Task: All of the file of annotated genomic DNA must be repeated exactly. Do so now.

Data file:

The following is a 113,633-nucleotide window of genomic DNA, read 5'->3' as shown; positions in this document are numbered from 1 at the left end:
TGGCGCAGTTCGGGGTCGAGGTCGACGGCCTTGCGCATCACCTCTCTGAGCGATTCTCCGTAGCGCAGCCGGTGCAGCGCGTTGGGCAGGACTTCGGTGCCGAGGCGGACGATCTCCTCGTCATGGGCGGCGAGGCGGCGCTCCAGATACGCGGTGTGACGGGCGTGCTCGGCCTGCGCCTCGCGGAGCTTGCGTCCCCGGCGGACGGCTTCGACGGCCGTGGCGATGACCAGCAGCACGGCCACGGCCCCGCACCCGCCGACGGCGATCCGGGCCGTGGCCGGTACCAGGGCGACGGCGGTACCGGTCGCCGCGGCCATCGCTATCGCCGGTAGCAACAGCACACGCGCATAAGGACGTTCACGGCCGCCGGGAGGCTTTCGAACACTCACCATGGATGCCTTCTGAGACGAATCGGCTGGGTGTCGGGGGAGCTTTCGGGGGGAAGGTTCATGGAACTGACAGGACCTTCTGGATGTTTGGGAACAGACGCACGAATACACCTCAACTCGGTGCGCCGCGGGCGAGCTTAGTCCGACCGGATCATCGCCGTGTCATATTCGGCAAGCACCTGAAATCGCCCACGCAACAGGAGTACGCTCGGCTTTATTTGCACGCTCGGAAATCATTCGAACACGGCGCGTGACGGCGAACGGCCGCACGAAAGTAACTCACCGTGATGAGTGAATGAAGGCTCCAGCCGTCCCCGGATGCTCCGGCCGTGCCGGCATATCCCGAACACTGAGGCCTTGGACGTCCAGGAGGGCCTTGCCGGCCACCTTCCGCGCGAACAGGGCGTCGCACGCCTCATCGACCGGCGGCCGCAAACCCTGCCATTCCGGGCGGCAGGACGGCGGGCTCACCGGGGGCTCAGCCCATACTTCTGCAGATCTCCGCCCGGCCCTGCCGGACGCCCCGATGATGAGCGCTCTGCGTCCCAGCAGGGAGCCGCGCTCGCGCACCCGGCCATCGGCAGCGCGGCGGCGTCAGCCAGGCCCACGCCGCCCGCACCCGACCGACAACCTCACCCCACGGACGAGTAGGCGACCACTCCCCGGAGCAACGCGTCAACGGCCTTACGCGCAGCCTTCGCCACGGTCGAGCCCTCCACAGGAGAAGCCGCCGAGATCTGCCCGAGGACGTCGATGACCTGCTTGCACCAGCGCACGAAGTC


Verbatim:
The following is a 113,633-nucleotide window of genomic DNA, read 5'->3' as shown; positions in this document are numbered from 1 at the left end:
TGGCGCAGTTCGGGGTCGAGGTCGACGGCCTTGCGCATCACCTCTCTGAGCGATTCTCCGTAGCGCAGCCGGTGCAGCGCGTTGGGCAGGACTTCGGTGCCGAGGCGGACGATCTCCTCGTCATGGGCGGCGAGGCGGCGCTCCAGATACGCGGTGTGACGGGCGTGCTCGGCCTGCGCCTCGCGGAGCTTGCGTCCCCGGCGGACGGCTTCGACGGCCGTGGCGATGACCAGCAGCACGGCCACGGCCCCGCACCCGCCGACGGCGATCCGGGCCGTGGCCGGTACCAGGGCGACGGCGGTACCGGTCGCCGCGGCCATCGCTATCGCCGGTAGCAACAGCACACGCGCATAAGGACGTTCACGGCCGCCGGGAGGCTTTCGAACACTCACCATGGATGCCTTCTGAGACGAATCGGCTGGGTGTCGGGGGAGCTTTCGGGGGGAAGGTTCATGGAACTGACAGGACCTTCTGGATGTTTGGGAACAGACGCACGAATACACCTCAACTCGGTGCGCCGCGGGCGAGCTTAGTCCGACCGGATCATCGCCGTGTCATATTCGGCAAGCACCTGAAATCGCCCACGCAACAGGAGTACGCTCGGCTTTATTTGCACGCTCGGAAATCATTCGAACACGGCGCGTGACGGCGAACGGCCGCACGAAAGTAACTCACCGTGATGAGTGAATGAAGGCTCCAGCCGTCCCCGGATGCTCCGGCCGTGCCGGCATATCCCGAACACTGAGGCCTTGGACGTCCAGGAGGGCCTTGCCGGCCACCTTCCGCGCGAACAGGGCGTCGCACGCCTCATCGACCGGCGGCCGCAAACCCTGCCATTCCGGGCGGCAGGACGGCGGGCTCACCGGGGGCTCAGCCCATACTTCTGCAGATCTCCGCCCGGCCCTGCCGGACGCCCCGATGATGAGCGCTCTGCGTCCCAGCAGGGAGCCGCGCTCGCGCACCCGGCCATCGGCAGCGCGGCGGCGTCAGCCAGGCCCACGCCGCCCGCACCCGACCGACAACCTCACCCCACGGACGAGTAGGCGACCACTCCCCGGAGCAACGCGTCAACGGCCTTACGCGCAGCCTTCGCCACGGTCGAGCCCTCCACAGGAGAAGCCGCCGAGATCTGCCCGAGGACGTCGATGACCTGCTTGCACCAGCGCACGAAGTC